This is always a the best part for us. We have our wine and more importantly another 90 days in paradise with a fresh tourist visa. We celebrate by stopping for an ice cold Toña at the little restaurant/store where we park our vehicle. Door to door round trip including our duty free stop and Toña pitstop is usually takes just over 3 hours.
Tips for First Timers
We have done border runs so many times that it is easy and relatively stress free. If you have never been to the border to renew your tourist visa the experience can be confusing and a little stressful. There are very few signs and no way to know where you need to go next.
We encourage first timers to post on the Life in San Juan del Sur Facebook group asking if someone with experience is going around the same date. You can offer to pay for gas or lunch or something in exchange for their guidance on the trip.
Once you have completed your first border run you will be ready to help out the next newbie that needs some help.
We have an updated post for this topic. Click here to view.
Although Elisha and I have lived in Nicaragua for more than a year now we have not yet applied for residency. Compared to many countries the process is relatively easy and inexpensive. That being said, there are still numerous hoops to jump through to obtain residency in Nicaragua.
Elisha and I are currently living in Nicaragua on a tourist visa that we are required to renew every 90 days. This 90-day visa can actually be extended for an additional 90 days at most immigration offices in the country. The cost is approximately $60 USD.
Just before our visas expire we leave the country and re-enter. This restarts our 90 day clock. Luckily for us we live less than an hour from the Costa Rican border, so renewal is only a small inconvenience.
We get a lot of questions regarding tourist visa renewal and border crossing so we decided to document the details of our most recent “border run” so that we could share it with you.
The time line below summarizes a typical border run for us. Well, kind of…
This particular time we took a little longer than usual because Elisha took approximately one hundred photos and jotted down about three pages of notes. I too held up the process a little trying to decide on my alcohol purchase from the Duty Free store.
We left home with our itineraries in hand. Costa Rican immigration requires that you show proof of onward travel from their country; so it’s important to have proof of onward travel.
Gas tank topped up. Check! Windshield washed. Check! Fluid levels checked. Check!
Our Hyundai Galloper is safely parked just 50 meters outside the border entrance at Comedor Mayra. The dude shown in the picture below will hang around and watch your vehicle for you for a small fee. For a few extra cordobas, he’ll even wash it!
It’s a short stroll to the first gate. If you’d like can get a meal or do a little shopping on the way.
We pass through the first gate. A Nicaraguan immigration officer looks at our passports to check the date of our last entry into Nicaragua, then we are on our way to the Nicaraguan immigration office.
On the way to the immigration office we must stop and pay $1.00 USD for tax to the city of Peñas Blancas.
With our tax paid we enter the immigration area and get in line and fill out our customs forms. An agent checks our passport and forms and then keys some information into the computer. At this gate we paid a $3 USD exit fee. The friendly agent stamps our passports and we’re off.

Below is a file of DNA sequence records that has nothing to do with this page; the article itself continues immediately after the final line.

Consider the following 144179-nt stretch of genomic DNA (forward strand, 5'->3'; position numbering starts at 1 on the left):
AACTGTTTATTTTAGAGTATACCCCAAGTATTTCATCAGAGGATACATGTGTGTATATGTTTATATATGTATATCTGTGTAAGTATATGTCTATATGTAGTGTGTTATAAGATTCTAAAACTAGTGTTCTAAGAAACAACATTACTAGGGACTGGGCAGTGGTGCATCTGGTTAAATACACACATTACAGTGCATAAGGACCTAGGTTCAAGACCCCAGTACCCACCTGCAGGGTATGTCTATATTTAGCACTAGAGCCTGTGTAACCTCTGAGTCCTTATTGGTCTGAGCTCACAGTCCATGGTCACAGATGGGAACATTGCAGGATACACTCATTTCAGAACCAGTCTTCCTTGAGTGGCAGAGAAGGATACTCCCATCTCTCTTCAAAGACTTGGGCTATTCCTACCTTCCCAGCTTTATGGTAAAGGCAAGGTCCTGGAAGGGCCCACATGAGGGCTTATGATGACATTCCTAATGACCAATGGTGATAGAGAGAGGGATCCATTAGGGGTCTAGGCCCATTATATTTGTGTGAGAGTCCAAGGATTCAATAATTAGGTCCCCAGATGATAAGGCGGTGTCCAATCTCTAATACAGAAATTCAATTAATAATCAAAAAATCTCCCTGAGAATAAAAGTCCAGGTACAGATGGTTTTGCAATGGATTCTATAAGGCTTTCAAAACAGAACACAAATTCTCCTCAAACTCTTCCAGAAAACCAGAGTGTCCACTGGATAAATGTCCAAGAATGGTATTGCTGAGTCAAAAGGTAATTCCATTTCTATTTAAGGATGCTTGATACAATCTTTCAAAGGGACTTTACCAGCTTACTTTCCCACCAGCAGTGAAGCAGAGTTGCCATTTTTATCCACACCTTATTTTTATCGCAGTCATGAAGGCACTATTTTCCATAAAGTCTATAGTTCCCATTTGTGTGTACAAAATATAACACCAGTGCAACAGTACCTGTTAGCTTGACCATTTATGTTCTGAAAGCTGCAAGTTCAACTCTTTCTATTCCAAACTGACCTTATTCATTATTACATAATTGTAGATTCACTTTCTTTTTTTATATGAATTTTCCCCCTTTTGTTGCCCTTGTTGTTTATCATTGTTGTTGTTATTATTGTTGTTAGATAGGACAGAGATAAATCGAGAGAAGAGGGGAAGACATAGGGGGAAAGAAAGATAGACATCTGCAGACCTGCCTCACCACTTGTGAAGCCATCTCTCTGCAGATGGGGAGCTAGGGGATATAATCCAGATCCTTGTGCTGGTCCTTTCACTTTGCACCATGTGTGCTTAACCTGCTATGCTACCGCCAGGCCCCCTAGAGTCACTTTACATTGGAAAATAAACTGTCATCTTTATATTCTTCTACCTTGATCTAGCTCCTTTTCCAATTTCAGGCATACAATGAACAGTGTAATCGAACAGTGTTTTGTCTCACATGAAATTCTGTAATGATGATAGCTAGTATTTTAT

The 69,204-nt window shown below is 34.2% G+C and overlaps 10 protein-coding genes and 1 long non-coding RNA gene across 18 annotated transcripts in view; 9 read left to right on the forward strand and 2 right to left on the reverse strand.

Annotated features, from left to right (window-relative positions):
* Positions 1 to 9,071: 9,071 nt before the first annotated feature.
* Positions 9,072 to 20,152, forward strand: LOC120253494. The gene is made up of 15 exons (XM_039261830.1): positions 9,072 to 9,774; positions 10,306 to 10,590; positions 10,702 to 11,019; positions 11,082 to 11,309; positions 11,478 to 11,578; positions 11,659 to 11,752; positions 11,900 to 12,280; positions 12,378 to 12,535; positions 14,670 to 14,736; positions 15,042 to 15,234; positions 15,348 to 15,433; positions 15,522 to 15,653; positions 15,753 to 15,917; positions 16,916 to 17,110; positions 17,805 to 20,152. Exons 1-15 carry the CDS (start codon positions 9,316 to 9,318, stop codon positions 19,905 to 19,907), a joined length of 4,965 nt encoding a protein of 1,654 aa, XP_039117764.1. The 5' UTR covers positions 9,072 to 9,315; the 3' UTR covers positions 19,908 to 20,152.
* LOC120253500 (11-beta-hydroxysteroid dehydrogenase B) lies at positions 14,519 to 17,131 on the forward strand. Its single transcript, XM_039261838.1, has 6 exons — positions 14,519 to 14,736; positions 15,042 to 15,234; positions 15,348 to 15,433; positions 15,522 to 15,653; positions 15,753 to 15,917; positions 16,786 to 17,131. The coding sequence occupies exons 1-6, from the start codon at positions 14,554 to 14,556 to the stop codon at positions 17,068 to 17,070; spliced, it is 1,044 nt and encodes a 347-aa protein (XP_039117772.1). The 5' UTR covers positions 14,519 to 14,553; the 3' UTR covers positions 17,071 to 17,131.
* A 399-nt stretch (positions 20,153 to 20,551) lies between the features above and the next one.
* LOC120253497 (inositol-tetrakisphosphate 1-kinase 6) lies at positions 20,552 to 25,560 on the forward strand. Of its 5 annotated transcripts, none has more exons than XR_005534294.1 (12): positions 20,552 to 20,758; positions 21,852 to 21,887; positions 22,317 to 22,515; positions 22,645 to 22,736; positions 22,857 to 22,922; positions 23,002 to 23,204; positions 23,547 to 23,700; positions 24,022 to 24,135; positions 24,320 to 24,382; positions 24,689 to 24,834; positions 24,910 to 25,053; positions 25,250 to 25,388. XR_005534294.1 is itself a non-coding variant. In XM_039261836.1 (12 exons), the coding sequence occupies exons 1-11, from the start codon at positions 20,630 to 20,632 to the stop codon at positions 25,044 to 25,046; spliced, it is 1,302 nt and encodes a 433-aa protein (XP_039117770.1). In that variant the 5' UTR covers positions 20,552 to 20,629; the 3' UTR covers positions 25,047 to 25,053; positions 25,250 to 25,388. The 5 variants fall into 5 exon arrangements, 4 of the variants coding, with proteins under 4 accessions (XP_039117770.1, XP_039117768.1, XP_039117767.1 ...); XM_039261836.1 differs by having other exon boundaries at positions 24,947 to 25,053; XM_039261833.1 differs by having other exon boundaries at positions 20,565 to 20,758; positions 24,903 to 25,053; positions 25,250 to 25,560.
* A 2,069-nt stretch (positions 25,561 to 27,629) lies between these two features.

We are officially stamped out of Nicaragua and approaching “No Man’s Land” as we like to call it. We are now walking between the two countries.
Yet another check point. This photo friendly agent was checking for the stamp that showed our exit out of Nicaragua.
We are now entering Costa Rica. It’s about a 200 meter walk from the Nicaraguan Immigration office to the Costa Rican equivalent.
We enter a line up for the Costa Rica immigration office. Thankfully we arrived just before of a group of 60+ people who were traveling on a Tica bus.
After a short wait we enter the immigration office with our completed customs forms and itineraries in hand ready to show the immigration official.
Not suprisingly the agent asks for our boleta (ticket) showing proof of onward travel out of Costa Rica. This is a fairly new practice and seen by many as a money grab.
To avoid hassle most expats simply purchase a $25 open-ended bus ticket – which is good for one year – but never actually use it.
Unlike Nicaragua, Costa Rica does not charge an entrance or exit fee. However, it seems to us that the government is trying to compensate for that revenue by requiring you to purchase the bus ticket.
We start walking back the way we just came from and get in line on the opposite side of the immigration building.
We enter the building that we just left and fill out another immigration form. This time it’s to leave Costa Rica.
Our passports now have three stamps and we are out of Costa Rica and on our way back into Nicaragua.
There is a misconception that you must leave Nicaragua for a period of three days before you can re-enter and renew your tourist visa. This is not the case at all. There is no law indicating how long you must be out of the country before you may re-enter.
In fact, on this particular border run we were only in Costa Rica for a period of 16 minutes.
On the other hand, if you are living in Costa Rica on a tourist visa you are required to leave the country for a minimum of three days prior to entry back in.
Check point back into Nicaraguan frontera.
We are back at the Nicaraguan immigration office and pay a $1 USD tax to the city for the second time that day.
Entrance forms are completed. We pay $12 USD for our 90-day tourist visa and entrance back into Nicaragua.
Since we are here we might as well get some cheap duty free treats. We haven’t actually left long enough to qualify, but no one ever cares or even checks to see if you have duty free.
The shops are setup after you clear customs and are right next to where we park the truck. In truth you wouldn’t even need to leave the country to shop at the the duty free store. In fact, we have friends that own a bar and they used to shop there regularly.
We are good to go for another 90 days and ready for a snack before making our way to a Rivas for some shopping.
We pay our parking attendant C$40 cordobas for his services. He’s happy and so are we!